Night of the Living Dead: Reanimated

Night of the Living Dead: Reanimated

Night of the Living Dead: Reanimated

directed by George Romero

MVD Entertainment

Has any movie so seminal, so groundbreaking as Night of the Living Deadever gotten worse treatment? The film that introduced the modern zombie to the world, as well as one oozing with decades of dissertation material (civil rights/racial issues, children literally eating their parents, the war in Vietnam, just to name a few), a movie that arguably kick started the indie film movement, Night of the Living Dead was a public performance standard for years, reissued on crappy VHS and DVD copies, a staple of late-night TV, when it should have been lauded as a national treasure.

Throughout the years, however, horror fans have revered George Romero’s work and this love and reverence shows in Night of the Living Dead: Reanimated, a mixed-media love letter to the groundbreaking horror film. The opening segment with horror host Gore De Vol sets the tone, instructing viewers to watch the original first, and provides a lighthearted intro to the film. Hundreds of artists from around the world contributed to the project, animating the movie using a wide variety of media, everything from sock puppets to CGI. The different segments are mixed throughout the movie, so any one scene can feature a number of different techniques — stop-motion dolls, to woodcuts, to pen and ink, to 8-bit video game graphics. Sometimes the experiment works, although some of the dialogue-heavy scenes don’t exactly sync up with the characters’ mouth movements. Since the animation varies so much, the tone of the movie can get fractured. (While I loved the sock puppets, seeing them as the TV broadcasters attempting to explain the zombie phenomenon deflates the scene.) Likewise, as good as the different animation styles in the final scene are, they are in no way as shocking as the original documentary-style grainy footage.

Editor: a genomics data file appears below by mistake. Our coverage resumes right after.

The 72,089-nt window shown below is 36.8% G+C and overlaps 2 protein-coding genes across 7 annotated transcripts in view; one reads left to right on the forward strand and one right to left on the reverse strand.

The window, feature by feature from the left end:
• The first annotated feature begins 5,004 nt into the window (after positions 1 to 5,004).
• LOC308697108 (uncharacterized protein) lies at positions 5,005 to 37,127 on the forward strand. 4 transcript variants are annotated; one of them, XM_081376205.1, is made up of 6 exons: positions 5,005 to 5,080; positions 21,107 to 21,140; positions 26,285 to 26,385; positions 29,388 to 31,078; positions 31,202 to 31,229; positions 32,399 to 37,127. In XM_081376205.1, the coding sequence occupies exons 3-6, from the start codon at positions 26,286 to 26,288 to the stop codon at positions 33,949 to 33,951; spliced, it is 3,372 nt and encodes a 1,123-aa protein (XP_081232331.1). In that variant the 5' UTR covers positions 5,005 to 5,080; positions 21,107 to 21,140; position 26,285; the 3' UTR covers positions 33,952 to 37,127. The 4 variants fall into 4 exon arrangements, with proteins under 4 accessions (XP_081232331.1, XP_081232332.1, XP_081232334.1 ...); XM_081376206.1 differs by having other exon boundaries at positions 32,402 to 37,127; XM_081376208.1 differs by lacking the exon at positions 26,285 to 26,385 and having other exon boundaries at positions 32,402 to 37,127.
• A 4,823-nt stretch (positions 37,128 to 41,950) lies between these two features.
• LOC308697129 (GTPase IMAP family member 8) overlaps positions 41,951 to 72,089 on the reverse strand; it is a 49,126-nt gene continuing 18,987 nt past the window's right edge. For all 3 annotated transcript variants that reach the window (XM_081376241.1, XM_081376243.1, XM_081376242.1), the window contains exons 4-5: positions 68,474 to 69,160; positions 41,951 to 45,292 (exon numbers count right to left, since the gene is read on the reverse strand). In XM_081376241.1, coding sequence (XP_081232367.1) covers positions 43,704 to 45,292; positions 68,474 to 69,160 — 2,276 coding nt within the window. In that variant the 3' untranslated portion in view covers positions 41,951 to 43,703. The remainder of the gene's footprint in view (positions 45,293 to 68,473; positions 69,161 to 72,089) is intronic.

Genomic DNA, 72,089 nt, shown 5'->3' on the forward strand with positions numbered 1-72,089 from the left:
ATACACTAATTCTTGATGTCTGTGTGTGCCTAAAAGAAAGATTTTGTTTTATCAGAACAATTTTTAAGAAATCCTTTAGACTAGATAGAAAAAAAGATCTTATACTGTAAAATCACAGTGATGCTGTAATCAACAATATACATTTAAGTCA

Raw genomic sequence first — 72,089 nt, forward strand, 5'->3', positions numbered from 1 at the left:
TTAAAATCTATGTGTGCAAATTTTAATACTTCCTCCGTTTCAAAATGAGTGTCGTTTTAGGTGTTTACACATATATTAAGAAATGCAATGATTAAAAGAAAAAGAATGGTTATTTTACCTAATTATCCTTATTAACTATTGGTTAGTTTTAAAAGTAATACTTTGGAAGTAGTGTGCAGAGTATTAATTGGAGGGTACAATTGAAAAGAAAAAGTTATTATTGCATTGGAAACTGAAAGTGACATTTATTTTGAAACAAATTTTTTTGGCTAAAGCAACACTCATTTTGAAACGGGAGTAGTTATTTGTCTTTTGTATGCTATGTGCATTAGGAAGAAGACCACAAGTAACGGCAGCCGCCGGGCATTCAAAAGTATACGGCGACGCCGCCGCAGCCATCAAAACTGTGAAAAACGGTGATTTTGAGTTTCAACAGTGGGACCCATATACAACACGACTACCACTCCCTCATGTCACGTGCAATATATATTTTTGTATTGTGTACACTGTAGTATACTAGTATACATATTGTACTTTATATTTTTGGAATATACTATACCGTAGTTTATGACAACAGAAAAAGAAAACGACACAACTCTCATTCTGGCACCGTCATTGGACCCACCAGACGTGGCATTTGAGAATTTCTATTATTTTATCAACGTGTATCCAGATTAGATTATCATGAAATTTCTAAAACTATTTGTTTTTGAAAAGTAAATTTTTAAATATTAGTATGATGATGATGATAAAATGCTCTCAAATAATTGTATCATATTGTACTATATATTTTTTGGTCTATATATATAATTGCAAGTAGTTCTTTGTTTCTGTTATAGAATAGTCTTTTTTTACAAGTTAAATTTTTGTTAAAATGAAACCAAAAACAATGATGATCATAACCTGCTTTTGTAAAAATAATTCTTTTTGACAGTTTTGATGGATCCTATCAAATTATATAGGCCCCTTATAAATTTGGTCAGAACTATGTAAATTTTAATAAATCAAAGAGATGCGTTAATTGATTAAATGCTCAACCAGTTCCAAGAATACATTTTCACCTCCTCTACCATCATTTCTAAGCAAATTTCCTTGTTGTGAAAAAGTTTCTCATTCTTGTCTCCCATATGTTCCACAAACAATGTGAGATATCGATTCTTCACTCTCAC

Even if the project doesn’t work throughout the whole film, it remains interesting and is certainly worth a look. Would it be as interesting to someone who had never seen the original Night of the Living Dead? Probably not. But as a companion piece, it’s definitely worth checking out.


Leave a Comment

Your email address will not be published. Required fields are marked with *

Recently on Ink 19...

From the Archives